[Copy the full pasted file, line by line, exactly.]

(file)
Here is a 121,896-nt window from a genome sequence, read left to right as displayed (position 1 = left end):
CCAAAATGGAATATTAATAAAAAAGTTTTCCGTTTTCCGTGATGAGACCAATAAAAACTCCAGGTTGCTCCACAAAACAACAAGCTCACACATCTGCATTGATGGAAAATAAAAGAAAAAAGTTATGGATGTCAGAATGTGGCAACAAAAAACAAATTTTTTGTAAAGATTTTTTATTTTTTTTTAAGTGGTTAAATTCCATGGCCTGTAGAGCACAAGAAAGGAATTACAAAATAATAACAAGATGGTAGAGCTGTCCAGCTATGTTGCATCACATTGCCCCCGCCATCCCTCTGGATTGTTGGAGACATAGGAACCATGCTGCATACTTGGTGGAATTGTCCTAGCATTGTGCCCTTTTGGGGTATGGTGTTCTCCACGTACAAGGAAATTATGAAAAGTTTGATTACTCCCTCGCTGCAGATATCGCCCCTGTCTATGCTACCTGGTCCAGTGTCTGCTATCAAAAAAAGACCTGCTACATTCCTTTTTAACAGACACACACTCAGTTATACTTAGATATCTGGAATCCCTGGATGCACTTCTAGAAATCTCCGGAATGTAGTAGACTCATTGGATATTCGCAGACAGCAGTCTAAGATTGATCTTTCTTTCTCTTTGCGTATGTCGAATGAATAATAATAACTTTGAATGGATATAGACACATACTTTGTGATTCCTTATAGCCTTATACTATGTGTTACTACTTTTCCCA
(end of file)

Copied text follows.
Here is a 121,896-nt window from a genome sequence, read left to right as displayed (position 1 = left end):
CCAAAATGGAATATTAATAAAAAAGTTTTCCGTTTTCCGTGATGAGACCAATAAAAACTCCAGGTTGCTCCACAAAACAACAAGCTCACACATCTGCATTGATGGAAAATAAAAGAAAAAAGTTATGGATGTCAGAATGTGGCAACAAAAAACAAATTTTTTGTAAAGATTTTTTATTTTTTTTTAAGTGGTTAAATTCCATGGCCTGTAGAGCACAAGAAAGGAATTACAAAATAATAACAAGATGGTAGAGCTGTCCAGCTATGTTGCATCACATTGCCCCCGCCATCCCTCTGGATTGTTGGAGACATAGGAACCATGCTGCATACTTGGTGGAATTGTCCTAGCATTGTGCCCTTTTGGGGTATGGTGTTCTCCACGTACAAGGAAATTATGAAAAGTTTGATTACTCCCTCGCTGCAGATATCGCCCCTGTCTATGCTACCTGGTCCAGTGTCTGCTATCAAAAAAAGACCTGCTACATTCCTTTTTAACAGACACACACTCAGTTATACTTAGATATCTGGAATCCCTGGATGCACTTCTAGAAATCTCCGGAATGTAGTAGACTCATTGGATATTCGCAGACAGCAGTCTAAGATTGATCTTTCTTTCTCTTTGCGTATGTCGAATGAATAATAATAACTTTGAATGGATATAGACACATACTTTGTGATTCCTTATAGCCTTATACTATGTGTTACTACTTTTCCCA